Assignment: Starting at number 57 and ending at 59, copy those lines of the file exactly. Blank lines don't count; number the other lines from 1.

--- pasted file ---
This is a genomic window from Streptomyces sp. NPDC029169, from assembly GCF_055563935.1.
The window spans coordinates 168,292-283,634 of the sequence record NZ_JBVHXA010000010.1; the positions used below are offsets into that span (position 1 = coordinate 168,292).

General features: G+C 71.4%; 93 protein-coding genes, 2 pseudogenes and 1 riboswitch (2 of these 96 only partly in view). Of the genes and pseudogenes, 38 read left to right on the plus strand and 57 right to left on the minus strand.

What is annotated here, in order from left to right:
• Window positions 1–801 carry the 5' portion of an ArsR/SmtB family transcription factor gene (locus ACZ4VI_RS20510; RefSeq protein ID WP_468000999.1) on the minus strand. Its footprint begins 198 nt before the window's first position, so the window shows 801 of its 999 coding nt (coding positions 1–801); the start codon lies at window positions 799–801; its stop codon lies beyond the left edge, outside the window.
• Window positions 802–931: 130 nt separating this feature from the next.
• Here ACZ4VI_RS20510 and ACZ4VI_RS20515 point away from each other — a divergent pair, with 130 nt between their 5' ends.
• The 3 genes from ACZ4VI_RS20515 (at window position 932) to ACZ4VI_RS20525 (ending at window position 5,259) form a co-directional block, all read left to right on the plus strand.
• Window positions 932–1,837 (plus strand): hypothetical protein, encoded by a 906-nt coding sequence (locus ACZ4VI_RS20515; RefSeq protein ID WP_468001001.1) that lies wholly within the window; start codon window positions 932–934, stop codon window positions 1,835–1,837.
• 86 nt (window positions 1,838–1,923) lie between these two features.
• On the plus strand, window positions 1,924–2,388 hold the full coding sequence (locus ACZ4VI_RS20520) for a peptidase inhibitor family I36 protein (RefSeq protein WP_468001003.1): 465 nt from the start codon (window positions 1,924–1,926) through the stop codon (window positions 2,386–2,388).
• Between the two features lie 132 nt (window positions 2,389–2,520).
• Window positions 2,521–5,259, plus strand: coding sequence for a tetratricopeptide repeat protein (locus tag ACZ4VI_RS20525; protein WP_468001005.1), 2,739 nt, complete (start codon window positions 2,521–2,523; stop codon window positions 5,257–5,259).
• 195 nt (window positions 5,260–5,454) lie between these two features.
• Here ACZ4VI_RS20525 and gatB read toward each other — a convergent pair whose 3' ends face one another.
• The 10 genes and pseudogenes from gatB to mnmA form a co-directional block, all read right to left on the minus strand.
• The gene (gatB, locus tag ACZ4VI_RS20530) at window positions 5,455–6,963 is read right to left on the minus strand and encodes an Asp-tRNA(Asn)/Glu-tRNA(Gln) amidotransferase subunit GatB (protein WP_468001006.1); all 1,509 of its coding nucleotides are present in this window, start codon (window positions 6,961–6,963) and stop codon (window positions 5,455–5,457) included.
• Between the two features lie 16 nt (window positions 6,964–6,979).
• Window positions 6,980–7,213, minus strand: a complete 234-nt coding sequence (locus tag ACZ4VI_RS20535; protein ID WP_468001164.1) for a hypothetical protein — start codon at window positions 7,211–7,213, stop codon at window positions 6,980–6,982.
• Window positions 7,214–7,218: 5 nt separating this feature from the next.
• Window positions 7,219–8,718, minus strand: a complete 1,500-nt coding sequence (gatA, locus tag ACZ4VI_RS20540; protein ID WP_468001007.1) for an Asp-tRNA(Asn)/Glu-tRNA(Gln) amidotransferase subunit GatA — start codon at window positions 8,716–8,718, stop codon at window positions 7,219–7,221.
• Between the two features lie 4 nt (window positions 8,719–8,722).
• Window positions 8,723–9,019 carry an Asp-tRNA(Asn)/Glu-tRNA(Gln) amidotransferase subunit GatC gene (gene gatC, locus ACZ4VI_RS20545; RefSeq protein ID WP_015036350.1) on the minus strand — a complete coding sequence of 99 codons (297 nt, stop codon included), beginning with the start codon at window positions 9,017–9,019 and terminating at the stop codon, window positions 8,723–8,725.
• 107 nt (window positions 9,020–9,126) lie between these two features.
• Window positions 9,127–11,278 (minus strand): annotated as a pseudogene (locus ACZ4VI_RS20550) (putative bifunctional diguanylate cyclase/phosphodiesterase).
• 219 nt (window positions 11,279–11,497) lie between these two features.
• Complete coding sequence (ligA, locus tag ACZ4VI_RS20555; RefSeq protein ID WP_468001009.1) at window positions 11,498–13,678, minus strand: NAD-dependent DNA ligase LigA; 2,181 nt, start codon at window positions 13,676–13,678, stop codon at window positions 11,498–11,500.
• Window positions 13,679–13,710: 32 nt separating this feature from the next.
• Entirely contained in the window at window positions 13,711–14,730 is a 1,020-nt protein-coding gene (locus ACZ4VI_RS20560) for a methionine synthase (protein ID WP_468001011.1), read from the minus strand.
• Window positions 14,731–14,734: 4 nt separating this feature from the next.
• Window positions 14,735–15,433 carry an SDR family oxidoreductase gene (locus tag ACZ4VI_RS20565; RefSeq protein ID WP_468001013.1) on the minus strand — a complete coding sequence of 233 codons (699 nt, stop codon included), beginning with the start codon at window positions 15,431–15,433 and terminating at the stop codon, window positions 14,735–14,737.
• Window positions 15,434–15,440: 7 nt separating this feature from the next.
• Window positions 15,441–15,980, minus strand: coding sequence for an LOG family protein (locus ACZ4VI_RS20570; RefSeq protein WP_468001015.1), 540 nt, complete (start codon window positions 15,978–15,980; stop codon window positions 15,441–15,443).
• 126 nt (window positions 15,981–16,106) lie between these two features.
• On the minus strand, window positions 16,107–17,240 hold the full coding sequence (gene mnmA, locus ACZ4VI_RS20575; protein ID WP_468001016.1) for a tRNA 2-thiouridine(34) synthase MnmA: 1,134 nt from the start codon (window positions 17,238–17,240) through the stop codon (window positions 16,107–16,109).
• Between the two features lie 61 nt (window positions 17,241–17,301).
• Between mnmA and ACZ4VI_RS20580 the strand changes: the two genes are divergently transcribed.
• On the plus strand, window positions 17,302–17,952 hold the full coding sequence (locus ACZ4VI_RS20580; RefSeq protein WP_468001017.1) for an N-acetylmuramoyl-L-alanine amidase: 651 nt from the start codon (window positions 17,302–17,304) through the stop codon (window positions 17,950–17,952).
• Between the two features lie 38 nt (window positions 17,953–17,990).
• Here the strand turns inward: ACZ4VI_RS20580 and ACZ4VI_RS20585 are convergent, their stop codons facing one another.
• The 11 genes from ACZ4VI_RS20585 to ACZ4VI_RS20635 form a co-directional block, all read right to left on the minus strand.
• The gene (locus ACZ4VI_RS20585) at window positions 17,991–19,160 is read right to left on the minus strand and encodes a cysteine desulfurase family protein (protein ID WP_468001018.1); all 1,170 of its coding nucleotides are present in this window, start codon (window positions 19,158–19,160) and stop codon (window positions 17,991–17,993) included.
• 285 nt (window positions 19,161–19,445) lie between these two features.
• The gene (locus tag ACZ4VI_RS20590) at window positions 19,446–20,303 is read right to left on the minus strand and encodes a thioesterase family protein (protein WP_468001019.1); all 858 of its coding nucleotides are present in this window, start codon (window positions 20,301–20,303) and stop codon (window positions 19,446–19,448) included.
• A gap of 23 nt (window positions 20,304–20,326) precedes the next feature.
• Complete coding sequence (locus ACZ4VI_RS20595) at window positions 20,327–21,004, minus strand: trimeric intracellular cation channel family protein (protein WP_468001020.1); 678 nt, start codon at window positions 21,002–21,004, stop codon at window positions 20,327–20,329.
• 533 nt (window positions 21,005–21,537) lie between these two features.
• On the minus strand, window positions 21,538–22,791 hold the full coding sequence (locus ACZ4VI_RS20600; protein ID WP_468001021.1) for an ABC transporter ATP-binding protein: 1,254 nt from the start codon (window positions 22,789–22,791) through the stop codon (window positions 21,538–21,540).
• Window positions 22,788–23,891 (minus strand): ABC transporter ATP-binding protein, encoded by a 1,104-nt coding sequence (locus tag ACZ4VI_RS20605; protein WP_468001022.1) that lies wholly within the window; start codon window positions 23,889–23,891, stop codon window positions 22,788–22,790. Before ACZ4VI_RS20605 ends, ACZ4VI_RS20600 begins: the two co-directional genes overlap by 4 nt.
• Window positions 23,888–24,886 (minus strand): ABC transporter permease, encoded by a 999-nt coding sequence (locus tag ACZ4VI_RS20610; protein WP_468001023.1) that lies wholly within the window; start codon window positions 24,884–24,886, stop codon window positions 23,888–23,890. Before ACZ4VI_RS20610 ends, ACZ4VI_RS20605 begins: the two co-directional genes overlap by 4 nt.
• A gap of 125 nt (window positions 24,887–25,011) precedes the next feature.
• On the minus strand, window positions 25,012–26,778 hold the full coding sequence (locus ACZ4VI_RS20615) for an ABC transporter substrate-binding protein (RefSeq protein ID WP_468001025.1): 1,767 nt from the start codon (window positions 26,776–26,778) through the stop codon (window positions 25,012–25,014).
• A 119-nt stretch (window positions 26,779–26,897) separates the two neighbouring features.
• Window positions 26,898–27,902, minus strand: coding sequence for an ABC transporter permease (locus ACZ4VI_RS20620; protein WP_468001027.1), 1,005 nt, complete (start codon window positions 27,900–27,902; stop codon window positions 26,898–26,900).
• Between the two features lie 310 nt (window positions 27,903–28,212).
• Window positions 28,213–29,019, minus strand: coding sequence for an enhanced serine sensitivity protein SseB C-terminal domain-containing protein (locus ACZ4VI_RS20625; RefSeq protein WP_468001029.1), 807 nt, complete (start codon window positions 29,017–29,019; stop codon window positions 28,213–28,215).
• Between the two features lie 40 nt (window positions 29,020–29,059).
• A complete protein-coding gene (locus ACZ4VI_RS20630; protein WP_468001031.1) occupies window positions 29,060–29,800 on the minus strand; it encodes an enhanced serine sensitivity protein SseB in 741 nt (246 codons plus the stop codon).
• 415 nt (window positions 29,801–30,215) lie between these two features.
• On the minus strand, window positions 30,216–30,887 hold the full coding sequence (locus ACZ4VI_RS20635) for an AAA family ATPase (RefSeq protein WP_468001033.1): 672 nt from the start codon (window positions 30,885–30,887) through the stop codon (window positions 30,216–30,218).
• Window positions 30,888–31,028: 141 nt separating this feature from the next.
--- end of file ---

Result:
• Between the two features lie 40 nt (window positions 29,020–29,059).
• A complete protein-coding gene (locus ACZ4VI_RS20630; protein WP_468001031.1) occupies window positions 29,060–29,800 on the minus strand; it encodes an enhanced serine sensitivity protein SseB in 741 nt (246 codons plus the stop codon).
• 415 nt (window positions 29,801–30,215) lie between these two features.